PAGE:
6 Replies Latest reply: Feb 8, 2016 12:50 PM by Stefan Wühl RSS

    Nested set analysis?

      I want to do some analysis that counts the number of items sold to customers with a total spend between certain spend thresholds.

      E.g. Customers spending between 0-999 bought a total of 500 boxes of product A, 399 boxes of product B. Customers spending between 1000-1499 bought 300 boxes of product B etc.

      My understanding is that I need to do a set analysis expression for each threshold spend whilst using product as the dimension.

      I've got as far as writing an expression that looks like this:

      sum({$<location_id=P({<sum(threshold_value)={">0<1000"}>})threshold_quantity)

      I've done something wrong here but I'm not sure what!

      With your help what I'm hoping to produce is a simple table that shows all of our hundreds of products and a count of units sold by the various thresholds.

      Thanks for your help

       

       

        • Re: Nested set analysis?
          Stefan Wühl

          Not sure if I understand, could you maybe upload a small sample QVW?

           

          I was thinking about something like this (in a chart with dimension Product):

           

          =Count( {<Customer = {"=Sum(SpentValue) >= 0 and Sum(SpentValue) <1000"} >} DISTINCT BoxID)

            • Re: Nested set analysis?

              Thanks for your reply. I haven't got a small enough QVW to upload.

               

              The objective I'm trying to reach is a table that would have products listed down the left and columns that show each product's volumes by spend grouping. I wouldn't want to include the product itself within the expression as it's the dimension.

               

              In plain english this is what I want to get:

               

              How many boxes/units of each product we sell is purchased by customers spending between a and b, b and c, d and e.

               

              There is nothing in our data that currently groups customers by spend and so it would need to be done in the set analysis (unless there's another way?).

                • Re: Nested set analysis?
                  Stefan Wühl

                  My intention was to do this by creating a field modifier for Customer with an advanced search expression

                   

                  =Count( {<Customer = {"=Sum(SpentValue) >= 0 and Sum(SpentValue) <1000"} >} DISTINCT BoxID)

                   

                  You can add more expressions to select customers with different spend amount:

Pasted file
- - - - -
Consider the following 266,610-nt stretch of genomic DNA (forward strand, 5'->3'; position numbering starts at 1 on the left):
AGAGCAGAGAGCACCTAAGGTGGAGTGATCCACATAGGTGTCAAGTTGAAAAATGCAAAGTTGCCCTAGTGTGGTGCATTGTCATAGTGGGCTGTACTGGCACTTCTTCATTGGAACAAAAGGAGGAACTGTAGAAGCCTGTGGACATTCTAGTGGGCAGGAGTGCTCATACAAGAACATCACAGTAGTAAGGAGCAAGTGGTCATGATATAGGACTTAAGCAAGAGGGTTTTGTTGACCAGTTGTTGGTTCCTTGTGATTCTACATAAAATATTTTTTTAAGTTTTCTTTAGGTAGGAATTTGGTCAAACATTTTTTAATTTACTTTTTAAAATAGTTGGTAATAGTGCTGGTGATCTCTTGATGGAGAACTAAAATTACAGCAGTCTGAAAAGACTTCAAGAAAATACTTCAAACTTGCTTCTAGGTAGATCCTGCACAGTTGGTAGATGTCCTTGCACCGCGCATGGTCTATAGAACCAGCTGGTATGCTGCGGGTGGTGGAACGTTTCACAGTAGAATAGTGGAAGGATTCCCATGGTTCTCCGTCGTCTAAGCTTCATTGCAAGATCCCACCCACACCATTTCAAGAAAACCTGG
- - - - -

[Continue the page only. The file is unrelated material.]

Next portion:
=Count( {<Customer = {"=Sum(SpentValue) >= 1000 and Sum(SpentValue) <2000"} >} DISTINCT BoxID)

                  =Count( {<Customer = {"=Sum(SpentValue) >= 2000 and Sum(SpentValue) <5000"} >} DISTINCT BoxID)

                   

                  You can also use variables in the expressions:

                   

                  =Count( {<Customer = {"=Sum(SpentValue) >= a and Sum(SpentValue) <b"} >} DISTINCT BoxID)

                  =Count( {<Customer = {"=Sum(SpentValue) >= b and Sum(SpentValue) <c"} >} DISTINCT BoxID)

                  =Count( {<Customer = {"=Sum(SpentValue) >= c and Sum(SpentValue) <d"} >} DISTINCT BoxID)

                    • Re: Nested set analysis?

                      I've tried this as an example expression:

                      =sum({<location_id={"=sum(threshold_value)>1000 and sum(threshold_value)<1500"}>}threshold_quantity)

                      With the dimension as the SKU code of the products. There is some flaw with this though as when I add a second dimension which is the product description (a text field that describes the product) multiple descriptions are being assigned to each of the SKU codes when it should be 1 code to 1 description. So something can't be quite right?

                • Re: Nested set analysis?
                  Peter Cammaert

                   

                  sum({$<location_id=P({<sum(threshold_value)={">0<1000"}>})threshold_quantity)

                  I've done something wrong here but I'm not sure what!

                   

                  To me this looked like an implicit question, so I'll try to answer it.

                  Set modifiers (everything you put between < and > in a - in your case "nested" - set specification) change the data set for an expression by temporarily assigning other values to one or more listed fields. As a consequence, the equal sign in the middle is an assignment operator, not a comparison operator.

                  A second consequence of this statement is that the left hand side of the assignment operator should always be a field name. You cannot assign values larger than 0 and smaller than 1000 to the sum of all threshold_value values...

                   

                  Best,

                   

                  Peter